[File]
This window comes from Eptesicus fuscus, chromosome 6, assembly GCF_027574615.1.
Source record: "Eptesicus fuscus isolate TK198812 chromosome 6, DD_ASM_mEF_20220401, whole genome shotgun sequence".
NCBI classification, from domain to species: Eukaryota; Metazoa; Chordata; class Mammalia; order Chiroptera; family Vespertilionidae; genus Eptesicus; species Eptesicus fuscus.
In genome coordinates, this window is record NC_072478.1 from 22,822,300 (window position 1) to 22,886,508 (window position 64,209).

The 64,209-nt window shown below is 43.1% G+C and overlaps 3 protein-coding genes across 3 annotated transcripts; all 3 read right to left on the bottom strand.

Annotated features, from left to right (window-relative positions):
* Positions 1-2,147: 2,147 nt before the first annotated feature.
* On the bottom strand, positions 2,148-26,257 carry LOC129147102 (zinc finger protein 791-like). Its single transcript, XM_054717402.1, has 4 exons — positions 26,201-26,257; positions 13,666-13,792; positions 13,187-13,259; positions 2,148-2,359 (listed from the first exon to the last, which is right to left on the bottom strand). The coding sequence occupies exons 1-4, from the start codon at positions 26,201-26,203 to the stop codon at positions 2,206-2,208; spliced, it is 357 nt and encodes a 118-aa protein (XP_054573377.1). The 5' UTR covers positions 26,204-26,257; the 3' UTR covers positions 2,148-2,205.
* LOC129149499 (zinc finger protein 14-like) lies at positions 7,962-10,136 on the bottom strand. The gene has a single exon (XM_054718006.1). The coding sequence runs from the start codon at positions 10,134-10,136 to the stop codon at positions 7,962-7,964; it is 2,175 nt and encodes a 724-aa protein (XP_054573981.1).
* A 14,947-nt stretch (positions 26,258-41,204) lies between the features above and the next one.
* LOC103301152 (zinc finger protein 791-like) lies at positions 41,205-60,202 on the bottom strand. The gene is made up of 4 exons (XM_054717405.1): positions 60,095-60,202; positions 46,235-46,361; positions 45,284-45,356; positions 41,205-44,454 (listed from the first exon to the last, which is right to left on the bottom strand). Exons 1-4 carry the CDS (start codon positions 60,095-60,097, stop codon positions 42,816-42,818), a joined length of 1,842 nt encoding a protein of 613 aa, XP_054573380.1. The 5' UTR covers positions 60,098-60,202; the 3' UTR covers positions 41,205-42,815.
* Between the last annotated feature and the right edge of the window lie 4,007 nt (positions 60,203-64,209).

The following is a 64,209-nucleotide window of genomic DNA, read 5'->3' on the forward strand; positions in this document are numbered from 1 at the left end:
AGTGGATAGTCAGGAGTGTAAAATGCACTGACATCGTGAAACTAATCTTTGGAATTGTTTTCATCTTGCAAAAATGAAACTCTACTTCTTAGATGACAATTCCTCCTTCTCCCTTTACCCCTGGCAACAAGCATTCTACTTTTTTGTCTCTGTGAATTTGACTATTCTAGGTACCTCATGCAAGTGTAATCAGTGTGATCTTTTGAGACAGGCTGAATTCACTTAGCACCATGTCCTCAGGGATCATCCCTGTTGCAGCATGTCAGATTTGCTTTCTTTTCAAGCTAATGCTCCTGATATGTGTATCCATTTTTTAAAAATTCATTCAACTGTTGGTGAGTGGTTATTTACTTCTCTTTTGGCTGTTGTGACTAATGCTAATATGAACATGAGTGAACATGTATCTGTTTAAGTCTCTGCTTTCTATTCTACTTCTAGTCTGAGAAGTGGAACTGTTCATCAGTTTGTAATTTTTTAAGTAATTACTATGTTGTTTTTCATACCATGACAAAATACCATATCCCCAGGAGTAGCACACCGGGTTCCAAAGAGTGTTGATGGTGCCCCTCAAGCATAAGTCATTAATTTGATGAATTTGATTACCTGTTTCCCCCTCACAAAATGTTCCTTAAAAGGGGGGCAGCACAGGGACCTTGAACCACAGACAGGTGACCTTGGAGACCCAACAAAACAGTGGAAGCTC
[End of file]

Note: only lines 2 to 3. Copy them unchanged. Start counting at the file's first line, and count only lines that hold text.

Source record: "Eptesicus fuscus isolate TK198812 chromosome 6, DD_ASM_mEF_20220401, whole genome shotgun sequence".
NCBI classification, from domain to species: Eukaryota; Metazoa; Chordata; class Mammalia; order Chiroptera; family Vespertilionidae; genus Eptesicus; species Eptesicus fuscus.